But it is not just about organizations. We care about what you the public, you are friends and supporters think. Let us know your ideas on how we can continue to grow and become more efficient at delivering on our commitments, and more importantly tell how you would like to get involved making the world a better place and providing real and long-lasting results. Young or old, rich or poor, skilled or unskilled, experienced or inexperienced you are all valuable to us. We can only succeed through working together and understanding different perceptions. We are listening.
Whale Fest 2012 Conference Day 2
Session 4: Whale Life
Day 2 started off with a couple of talks about particular field projects. Acclaimed speaker Philip Hoare presented an overview of natural history and how our interaction with the natural world has changed throughout our history; providing a philosophical view on whether we really understand the needs and culture of our friends in the oceans. Finishing with a general discussion on whether the names humanity had chosen for these majestic animals were the best. Dr Barbara Maas brought us back to earth with her passionate talk about the plight of Maui and Hector Dolphins in New Zealand. Hector Dolphins are the smallest dolphins and are critically endangered with only a reported 55 adults still in the wild. If any project is worth of worldwide attention surely it is this one.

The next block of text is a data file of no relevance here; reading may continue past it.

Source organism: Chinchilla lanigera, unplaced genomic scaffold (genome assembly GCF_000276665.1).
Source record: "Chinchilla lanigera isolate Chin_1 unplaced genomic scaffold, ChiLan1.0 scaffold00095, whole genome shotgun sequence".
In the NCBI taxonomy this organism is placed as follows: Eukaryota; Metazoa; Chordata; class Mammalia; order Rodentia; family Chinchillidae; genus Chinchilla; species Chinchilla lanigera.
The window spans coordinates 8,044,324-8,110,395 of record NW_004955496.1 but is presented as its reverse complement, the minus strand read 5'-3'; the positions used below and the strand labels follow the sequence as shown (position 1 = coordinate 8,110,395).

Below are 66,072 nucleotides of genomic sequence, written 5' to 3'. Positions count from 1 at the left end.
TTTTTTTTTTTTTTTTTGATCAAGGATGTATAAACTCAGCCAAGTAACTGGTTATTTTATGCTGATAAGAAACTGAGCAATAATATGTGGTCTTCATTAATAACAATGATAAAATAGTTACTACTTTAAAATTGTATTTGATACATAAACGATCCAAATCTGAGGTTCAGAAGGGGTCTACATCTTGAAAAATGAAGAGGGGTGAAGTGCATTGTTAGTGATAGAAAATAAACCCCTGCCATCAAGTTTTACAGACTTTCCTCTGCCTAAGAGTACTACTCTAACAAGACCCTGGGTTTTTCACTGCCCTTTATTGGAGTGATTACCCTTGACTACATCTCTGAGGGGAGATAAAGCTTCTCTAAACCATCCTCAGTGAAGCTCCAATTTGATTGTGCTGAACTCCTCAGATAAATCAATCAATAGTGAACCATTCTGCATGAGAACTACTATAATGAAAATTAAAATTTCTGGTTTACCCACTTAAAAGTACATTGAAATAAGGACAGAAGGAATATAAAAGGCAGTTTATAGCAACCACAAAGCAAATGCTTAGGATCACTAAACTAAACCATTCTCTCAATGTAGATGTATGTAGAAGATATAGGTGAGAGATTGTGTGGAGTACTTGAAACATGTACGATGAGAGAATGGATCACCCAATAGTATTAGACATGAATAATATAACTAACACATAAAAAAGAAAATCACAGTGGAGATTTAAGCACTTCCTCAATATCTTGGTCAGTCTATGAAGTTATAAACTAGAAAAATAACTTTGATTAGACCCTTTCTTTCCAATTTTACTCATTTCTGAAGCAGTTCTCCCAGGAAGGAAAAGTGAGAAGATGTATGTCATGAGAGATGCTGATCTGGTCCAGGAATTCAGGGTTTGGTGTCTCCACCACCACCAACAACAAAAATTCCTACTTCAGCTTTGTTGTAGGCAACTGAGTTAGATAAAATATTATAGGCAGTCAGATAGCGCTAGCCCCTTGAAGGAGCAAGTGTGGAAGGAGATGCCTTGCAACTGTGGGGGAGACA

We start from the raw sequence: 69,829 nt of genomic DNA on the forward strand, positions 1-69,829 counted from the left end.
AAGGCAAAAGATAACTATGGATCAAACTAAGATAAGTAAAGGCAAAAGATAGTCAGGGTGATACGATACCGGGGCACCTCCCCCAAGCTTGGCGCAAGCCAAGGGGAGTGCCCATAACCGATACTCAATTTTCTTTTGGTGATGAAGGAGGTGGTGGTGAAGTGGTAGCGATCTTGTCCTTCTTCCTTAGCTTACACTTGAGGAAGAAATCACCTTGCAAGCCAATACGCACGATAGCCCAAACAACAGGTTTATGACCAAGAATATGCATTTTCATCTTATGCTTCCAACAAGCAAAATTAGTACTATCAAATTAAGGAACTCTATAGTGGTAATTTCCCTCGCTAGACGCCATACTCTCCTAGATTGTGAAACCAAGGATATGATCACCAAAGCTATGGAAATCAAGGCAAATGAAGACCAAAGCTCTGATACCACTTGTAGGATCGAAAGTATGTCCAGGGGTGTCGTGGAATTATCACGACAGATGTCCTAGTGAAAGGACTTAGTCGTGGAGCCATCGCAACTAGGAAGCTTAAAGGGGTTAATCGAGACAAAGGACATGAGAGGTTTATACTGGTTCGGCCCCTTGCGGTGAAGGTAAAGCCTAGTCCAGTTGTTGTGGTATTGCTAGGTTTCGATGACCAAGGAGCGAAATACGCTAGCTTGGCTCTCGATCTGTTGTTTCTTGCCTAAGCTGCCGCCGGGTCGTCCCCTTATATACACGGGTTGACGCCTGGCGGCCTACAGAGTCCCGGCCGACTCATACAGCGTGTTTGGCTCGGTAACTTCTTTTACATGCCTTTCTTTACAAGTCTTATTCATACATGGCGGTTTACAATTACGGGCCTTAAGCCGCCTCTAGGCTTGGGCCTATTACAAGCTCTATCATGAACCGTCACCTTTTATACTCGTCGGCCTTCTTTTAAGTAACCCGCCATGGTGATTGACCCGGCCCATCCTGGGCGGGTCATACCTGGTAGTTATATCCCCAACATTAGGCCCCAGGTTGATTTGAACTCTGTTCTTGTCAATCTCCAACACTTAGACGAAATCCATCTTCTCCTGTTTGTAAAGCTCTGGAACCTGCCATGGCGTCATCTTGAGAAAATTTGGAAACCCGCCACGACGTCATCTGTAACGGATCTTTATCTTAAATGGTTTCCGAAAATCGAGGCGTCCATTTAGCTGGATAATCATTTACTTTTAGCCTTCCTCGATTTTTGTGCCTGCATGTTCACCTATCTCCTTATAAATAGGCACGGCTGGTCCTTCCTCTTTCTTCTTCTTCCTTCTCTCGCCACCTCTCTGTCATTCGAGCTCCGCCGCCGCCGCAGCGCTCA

Session 5: Conservation for the Better
John Fanshawe, Senior Strategy Adviser at Birdlife International introduced the benefits of a global partnership of organization that shared common goals. Birdlife International is the largest body of conservation organizations working towards common goals and strategies. The partnership allows differences f opinions to be openly discussed in a relaxed environment, useful alliances to be formed in solving common issues identify knowledge gaps and hopefully minimizes duplication of effort. The partnership allows large national and global organizations to gain beneficial insights from small local organization that have specialist experience in their field areas. The partnership also enables small organization to have the strength of a large global body supporting them when they address government representatives and other bodies. As John explained the framework concept behind Birdlife International is a simple one, all member organization no matter the size and global coverage has the same authority within the partnership, one member one vote. Contribution fees of each member organization are based on the size of their own membership base.